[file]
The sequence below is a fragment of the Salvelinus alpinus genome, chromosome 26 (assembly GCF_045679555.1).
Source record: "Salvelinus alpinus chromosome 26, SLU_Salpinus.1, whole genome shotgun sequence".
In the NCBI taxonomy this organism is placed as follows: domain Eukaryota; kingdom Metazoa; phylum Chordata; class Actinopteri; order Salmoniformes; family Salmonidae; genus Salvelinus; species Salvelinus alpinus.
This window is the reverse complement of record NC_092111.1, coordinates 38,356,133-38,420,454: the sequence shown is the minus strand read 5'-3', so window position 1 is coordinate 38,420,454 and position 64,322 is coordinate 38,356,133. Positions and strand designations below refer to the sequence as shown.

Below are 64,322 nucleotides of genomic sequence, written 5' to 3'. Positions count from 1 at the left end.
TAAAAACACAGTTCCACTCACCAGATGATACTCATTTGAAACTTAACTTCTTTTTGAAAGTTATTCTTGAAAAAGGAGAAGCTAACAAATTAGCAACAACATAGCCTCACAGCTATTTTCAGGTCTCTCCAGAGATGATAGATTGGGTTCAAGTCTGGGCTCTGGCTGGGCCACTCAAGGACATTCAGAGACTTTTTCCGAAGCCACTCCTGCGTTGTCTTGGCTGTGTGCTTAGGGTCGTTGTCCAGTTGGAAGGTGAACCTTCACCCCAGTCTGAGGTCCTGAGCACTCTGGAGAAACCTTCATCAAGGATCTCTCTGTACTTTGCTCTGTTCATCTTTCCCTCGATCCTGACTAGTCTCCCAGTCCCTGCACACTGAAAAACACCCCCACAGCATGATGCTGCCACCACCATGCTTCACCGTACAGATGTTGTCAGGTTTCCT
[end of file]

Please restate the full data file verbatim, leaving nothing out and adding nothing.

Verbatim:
The sequence below is a fragment of the Salvelinus alpinus genome, chromosome 26 (assembly GCF_045679555.1).
Source record: "Salvelinus alpinus chromosome 26, SLU_Salpinus.1, whole genome shotgun sequence".
In the NCBI taxonomy this organism is placed as follows: domain Eukaryota; kingdom Metazoa; phylum Chordata; class Actinopteri; order Salmoniformes; family Salmonidae; genus Salvelinus; species Salvelinus alpinus.
This window is the reverse complement of record NC_092111.1, coordinates 38,356,133-38,420,454: the sequence shown is the minus strand read 5'-3', so window position 1 is coordinate 38,420,454 and position 64,322 is coordinate 38,356,133. Positions and strand designations below refer to the sequence as shown.

Below are 64,322 nucleotides of genomic sequence, written 5' to 3'. Positions count from 1 at the left end.
TAAAAACACAGTTCCACTCACCAGATGATACTCATTTGAAACTTAACTTCTTTTTGAAAGTTATTCTTGAAAAAGGAGAAGCTAACAAATTAGCAACAACATAGCCTCACAGCTATTTTCAGGTCTCTCCAGAGATGATAGATTGGGTTCAAGTCTGGGCTCTGGCTGGGCCACTCAAGGACATTCAGAGACTTTTTCCGAAGCCACTCCTGCGTTGTCTTGGCTGTGTGCTTAGGGTCGTTGTCCAGTTGGAAGGTGAACCTTCACCCCAGTCTGAGGTCCTGAGCACTCTGGAGAAACCTTCATCAAGGATCTCTCTGTACTTTGCTCTGTTCATCTTTCCCTCGATCCTGACTAGTCTCCCAGTCCCTGCACACTGAAAAACACCCCCACAGCATGATGCTGCCACCACCATGCTTCACCGTACAGATGTTGTCAGGTTTCCT